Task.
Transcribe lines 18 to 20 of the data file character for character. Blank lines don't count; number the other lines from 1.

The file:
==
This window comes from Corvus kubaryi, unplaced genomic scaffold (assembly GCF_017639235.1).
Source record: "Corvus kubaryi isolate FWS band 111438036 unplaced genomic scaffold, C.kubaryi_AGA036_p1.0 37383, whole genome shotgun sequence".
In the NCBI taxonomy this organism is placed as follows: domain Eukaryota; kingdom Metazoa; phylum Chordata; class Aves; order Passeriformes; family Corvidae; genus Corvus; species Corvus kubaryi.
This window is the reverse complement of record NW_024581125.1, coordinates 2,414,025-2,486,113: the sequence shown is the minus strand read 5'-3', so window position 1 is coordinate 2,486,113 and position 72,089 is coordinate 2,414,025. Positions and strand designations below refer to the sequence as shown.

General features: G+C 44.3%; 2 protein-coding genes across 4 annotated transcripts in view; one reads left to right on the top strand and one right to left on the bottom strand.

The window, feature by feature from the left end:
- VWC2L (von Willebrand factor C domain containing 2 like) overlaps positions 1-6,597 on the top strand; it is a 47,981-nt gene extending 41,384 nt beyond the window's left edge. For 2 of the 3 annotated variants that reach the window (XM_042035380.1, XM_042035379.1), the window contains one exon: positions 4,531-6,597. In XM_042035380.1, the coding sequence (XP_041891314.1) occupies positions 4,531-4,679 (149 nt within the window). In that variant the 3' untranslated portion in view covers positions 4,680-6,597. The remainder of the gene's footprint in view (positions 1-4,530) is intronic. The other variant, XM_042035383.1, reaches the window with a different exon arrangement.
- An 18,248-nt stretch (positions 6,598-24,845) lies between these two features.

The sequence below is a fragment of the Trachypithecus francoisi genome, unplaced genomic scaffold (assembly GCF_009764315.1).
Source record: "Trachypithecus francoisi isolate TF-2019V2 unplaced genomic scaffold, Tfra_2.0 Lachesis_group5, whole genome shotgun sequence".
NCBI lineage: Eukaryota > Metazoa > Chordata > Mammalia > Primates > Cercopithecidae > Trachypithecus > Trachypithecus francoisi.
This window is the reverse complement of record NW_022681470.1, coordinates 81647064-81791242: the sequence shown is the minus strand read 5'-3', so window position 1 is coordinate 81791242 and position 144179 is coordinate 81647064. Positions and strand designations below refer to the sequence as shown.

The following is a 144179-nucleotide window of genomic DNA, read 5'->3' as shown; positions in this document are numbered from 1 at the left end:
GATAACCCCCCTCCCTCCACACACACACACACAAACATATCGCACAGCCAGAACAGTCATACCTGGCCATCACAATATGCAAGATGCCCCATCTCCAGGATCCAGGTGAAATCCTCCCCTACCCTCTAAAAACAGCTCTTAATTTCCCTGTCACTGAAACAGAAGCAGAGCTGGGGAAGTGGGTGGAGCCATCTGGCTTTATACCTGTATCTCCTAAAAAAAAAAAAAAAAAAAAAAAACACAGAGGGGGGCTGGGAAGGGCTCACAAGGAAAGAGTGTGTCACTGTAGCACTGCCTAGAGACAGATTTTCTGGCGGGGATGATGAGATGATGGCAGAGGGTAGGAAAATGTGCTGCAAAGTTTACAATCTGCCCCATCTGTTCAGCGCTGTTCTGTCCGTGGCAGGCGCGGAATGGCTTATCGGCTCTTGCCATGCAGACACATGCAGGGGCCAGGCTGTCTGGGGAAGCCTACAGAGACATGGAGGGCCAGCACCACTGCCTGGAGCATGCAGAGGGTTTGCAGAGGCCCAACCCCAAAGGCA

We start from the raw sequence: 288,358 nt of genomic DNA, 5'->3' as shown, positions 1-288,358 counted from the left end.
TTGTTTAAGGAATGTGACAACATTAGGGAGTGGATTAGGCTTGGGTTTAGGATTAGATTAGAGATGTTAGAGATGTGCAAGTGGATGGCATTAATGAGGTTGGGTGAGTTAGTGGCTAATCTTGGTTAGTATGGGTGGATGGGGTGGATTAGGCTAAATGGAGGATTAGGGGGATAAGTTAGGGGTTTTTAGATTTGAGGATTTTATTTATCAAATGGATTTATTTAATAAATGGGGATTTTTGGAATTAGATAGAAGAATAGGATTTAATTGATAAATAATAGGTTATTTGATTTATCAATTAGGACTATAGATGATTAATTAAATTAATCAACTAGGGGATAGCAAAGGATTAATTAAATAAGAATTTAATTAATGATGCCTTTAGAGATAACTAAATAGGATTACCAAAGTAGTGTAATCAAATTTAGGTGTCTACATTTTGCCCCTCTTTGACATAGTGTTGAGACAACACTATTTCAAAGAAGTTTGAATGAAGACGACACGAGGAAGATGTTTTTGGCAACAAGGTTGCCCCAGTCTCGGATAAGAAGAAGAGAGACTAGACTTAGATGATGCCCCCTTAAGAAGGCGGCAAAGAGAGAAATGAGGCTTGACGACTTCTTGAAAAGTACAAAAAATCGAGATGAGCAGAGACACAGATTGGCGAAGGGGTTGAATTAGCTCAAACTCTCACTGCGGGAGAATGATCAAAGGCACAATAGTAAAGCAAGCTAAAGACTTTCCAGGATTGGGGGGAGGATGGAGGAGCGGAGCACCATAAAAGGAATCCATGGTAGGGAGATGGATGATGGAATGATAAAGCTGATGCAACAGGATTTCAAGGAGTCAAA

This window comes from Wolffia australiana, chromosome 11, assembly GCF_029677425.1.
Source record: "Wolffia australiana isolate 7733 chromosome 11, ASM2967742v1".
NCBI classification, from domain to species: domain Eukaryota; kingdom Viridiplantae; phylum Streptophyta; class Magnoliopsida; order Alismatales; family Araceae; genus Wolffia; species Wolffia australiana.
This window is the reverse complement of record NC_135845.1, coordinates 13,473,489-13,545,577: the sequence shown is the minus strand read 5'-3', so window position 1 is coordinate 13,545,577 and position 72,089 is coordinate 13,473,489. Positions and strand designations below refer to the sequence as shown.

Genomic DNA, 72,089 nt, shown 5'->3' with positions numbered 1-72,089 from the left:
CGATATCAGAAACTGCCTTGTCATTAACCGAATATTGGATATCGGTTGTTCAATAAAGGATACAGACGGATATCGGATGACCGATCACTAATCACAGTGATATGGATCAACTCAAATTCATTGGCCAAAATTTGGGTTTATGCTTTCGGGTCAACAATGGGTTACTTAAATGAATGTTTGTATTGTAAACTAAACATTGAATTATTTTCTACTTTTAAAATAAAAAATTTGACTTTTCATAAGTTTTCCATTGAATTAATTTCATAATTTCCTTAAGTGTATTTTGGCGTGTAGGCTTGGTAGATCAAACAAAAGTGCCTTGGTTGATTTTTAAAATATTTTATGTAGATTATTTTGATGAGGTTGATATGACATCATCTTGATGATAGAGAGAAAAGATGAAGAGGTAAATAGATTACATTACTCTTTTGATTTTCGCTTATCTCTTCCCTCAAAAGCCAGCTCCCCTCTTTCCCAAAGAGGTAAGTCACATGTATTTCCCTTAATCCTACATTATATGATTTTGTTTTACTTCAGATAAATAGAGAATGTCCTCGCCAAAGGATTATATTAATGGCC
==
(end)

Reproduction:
Source record: "Wolffia australiana isolate 7733 chromosome 11, ASM2967742v1".
NCBI classification, from domain to species: domain Eukaryota; kingdom Viridiplantae; phylum Streptophyta; class Magnoliopsida; order Alismatales; family Araceae; genus Wolffia; species Wolffia australiana.
This window is the reverse complement of record NC_135845.1, coordinates 13,473,489-13,545,577: the sequence shown is the minus strand read 5'-3', so window position 1 is coordinate 13,545,577 and position 72,089 is coordinate 13,473,489. Positions and strand designations below refer to the sequence as shown.